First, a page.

I know many of you have asked in the forum about whether vaccines are okay for our children, and there’s a lot of conflicting information out there about what age children should be when they receive specific vaccines, as well as whether kids should receive vaccines at all. Researchers have been debating a correlation between vaccines and autism for some time, and this study provides new evidence that vaccines given to pregnant women could be correlated with autism.
Dr. Jay Gordon, a UCLA pediatrician and author of numerous books, has a very thorough presentation you can get for $8.99. I wish it were free (although it’s not expensive and it’s an excellent use of your money) because I want the world to watch it, but what I can tell you is, it’s an excellent resource to turn to, because it explains each vaccine typically recommended for children and discusses all of the questions you may have.
Dr. Jay Gordon’s Take on Vaccines
Here’s a statement from Dr. Jay Gordon on vaccines. This info is meant to answer your questions in detail. He goes through each vaccine and really explains all about each one. I’m excited he’s sharing his expertise with all of us kind lifers, and I encourage you to check out Dr. Jay Gordon’s webinar on vaccines if you want more info:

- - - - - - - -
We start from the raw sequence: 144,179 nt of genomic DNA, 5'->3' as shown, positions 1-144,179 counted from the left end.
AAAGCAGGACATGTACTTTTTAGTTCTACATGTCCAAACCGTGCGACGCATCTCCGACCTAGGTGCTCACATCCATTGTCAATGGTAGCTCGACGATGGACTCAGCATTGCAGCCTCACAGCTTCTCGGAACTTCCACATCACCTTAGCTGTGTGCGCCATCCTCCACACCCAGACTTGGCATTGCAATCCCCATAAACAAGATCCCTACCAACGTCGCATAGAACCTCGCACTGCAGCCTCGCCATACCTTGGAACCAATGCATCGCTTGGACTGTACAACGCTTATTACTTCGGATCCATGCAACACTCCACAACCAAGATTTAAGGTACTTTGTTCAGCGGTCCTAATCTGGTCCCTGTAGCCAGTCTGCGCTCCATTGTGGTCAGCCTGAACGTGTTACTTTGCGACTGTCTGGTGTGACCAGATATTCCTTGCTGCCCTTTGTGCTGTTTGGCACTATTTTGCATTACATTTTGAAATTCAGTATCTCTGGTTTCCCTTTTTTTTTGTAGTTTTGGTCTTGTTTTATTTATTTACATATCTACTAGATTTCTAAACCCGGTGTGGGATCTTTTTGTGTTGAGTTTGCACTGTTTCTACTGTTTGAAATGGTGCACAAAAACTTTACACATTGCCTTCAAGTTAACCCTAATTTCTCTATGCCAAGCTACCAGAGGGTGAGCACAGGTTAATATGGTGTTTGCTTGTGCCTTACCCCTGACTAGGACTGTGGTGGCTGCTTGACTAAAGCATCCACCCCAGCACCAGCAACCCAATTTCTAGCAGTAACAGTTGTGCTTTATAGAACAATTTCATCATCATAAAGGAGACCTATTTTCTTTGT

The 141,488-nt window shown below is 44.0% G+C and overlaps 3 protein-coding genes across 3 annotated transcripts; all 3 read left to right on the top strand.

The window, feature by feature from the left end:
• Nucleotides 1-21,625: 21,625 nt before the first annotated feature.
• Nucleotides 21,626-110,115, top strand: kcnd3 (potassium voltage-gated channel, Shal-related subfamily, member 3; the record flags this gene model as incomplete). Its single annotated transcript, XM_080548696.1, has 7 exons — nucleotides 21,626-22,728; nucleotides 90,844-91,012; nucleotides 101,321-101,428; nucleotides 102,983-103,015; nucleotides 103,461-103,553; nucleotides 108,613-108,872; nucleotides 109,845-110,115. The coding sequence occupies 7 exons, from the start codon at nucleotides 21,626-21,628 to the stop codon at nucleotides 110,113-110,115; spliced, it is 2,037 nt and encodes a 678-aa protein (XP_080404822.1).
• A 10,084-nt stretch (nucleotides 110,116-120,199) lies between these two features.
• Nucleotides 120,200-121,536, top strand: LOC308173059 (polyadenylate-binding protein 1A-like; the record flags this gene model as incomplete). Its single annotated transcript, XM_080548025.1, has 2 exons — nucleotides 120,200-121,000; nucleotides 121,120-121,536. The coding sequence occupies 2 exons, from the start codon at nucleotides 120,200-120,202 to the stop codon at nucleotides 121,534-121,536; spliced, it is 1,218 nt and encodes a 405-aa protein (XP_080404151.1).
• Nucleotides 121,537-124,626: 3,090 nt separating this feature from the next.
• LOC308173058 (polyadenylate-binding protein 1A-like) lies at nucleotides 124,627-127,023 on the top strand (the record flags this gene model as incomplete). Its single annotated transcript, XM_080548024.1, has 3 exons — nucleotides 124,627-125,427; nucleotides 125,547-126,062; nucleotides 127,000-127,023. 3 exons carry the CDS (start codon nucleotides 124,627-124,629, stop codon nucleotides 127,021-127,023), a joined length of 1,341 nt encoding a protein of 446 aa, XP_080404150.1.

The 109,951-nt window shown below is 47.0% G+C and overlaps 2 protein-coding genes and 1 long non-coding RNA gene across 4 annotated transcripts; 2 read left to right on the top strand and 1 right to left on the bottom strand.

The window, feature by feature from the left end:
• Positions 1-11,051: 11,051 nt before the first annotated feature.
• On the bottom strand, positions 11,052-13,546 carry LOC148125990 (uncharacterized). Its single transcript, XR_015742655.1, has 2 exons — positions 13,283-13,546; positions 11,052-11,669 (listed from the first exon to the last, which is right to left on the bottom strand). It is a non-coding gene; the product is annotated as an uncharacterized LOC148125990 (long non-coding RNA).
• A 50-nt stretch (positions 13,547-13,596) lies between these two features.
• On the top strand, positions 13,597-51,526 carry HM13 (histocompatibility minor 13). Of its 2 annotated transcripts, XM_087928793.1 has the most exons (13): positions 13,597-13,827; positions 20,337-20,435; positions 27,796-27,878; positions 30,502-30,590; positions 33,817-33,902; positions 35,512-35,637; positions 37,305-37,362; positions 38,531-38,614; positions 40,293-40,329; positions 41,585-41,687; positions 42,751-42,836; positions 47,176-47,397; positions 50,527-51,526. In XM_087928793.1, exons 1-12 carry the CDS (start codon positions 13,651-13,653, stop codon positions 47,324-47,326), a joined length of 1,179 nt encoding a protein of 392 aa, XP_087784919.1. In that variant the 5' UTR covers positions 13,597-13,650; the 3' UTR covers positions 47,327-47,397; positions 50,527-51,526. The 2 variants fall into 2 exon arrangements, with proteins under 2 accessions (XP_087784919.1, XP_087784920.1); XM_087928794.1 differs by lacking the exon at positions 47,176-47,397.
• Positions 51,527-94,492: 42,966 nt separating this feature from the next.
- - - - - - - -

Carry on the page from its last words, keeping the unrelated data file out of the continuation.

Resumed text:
“First, vaccines are a really personal issue and one of my biggest problems is that 99% of pediatricians don’t feel that parents should even participate in the decision about how or when, let alone if a baby should get all, some or none of the shots at any given office visit. The whole process is inherently flawed because we give immunizations pretending to know a lot more about the immune system than we really know.
We also have combined six different vaccines with more than 20 separate antigens to be given at the two-, four-, and six-month check ups. The science behind these combinations is lacking and the challenge ‘You can’t prove it’s dangerous to give these shots at the same time,’ completely reverses the real obligation of the manufacturers and vaccine researchers to prove that the vaccines and combinations are safe.”
Jay N. Gordon, MD, FAAP
Assistant Professor of Pediatrics, UCLA Medical School
Former Senior Fellow in Pediatric Nutrition, Memorial Sloan-Kettering Institute
What questions do you have about vaccines?
Let’s discuss in the comments below.
Photo: Yanivba via Flickr